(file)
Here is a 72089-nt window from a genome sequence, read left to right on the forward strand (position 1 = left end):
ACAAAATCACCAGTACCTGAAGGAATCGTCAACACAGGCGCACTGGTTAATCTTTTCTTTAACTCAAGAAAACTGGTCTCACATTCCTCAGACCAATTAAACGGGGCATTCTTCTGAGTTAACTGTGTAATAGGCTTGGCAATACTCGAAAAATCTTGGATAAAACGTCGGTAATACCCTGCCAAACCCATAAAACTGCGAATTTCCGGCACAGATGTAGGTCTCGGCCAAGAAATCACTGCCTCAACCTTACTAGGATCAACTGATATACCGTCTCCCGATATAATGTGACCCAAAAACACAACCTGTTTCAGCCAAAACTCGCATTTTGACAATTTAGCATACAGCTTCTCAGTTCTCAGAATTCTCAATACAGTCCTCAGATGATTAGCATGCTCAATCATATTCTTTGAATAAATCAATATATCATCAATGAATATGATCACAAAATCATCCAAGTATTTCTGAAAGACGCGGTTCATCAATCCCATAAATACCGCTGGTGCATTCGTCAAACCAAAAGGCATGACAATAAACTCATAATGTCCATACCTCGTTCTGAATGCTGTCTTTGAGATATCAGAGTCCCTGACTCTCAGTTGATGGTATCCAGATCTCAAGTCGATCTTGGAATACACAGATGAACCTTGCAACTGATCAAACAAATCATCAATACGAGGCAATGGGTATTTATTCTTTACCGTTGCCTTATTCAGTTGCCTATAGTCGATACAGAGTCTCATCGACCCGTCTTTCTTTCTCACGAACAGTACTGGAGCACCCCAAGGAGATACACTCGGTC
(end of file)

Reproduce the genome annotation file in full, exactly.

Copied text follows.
Here is a 72089-nt window from a genome sequence, read left to right on the forward strand (position 1 = left end):
ACAAAATCACCAGTACCTGAAGGAATCGTCAACACAGGCGCACTGGTTAATCTTTTCTTTAACTCAAGAAAACTGGTCTCACATTCCTCAGACCAATTAAACGGGGCATTCTTCTGAGTTAACTGTGTAATAGGCTTGGCAATACTCGAAAAATCTTGGATAAAACGTCGGTAATACCCTGCCAAACCCATAAAACTGCGAATTTCCGGCACAGATGTAGGTCTCGGCCAAGAAATCACTGCCTCAACCTTACTAGGATCAACTGATATACCGTCTCCCGATATAATGTGACCCAAAAACACAACCTGTTTCAGCCAAAACTCGCATTTTGACAATTTAGCATACAGCTTCTCAGTTCTCAGAATTCTCAATACAGTCCTCAGATGATTAGCATGCTCAATCATATTCTTTGAATAAATCAATATATCATCAATGAATATGATCACAAAATCATCCAAGTATTTCTGAAAGACGCGGTTCATCAATCCCATAAATACCGCTGGTGCATTCGTCAAACCAAAAGGCATGACAATAAACTCATAATGTCCATACCTCGTTCTGAATGCTGTCTTTGAGATATCAGAGTCCCTGACTCTCAGTTGATGGTATCCAGATCTCAAGTCGATCTTGGAATACACAGATGAACCTTGCAACTGATCAAACAAATCATCAATACGAGGCAATGGGTATTTATTCTTTACCGTTGCCTTATTCAGTTGCCTATAGTCGATACAGAGTCTCATCGACCCGTCTTTCTTTCTCACGAACAGTACTGGAGCACCCCAAGGAGATACACTCGGTC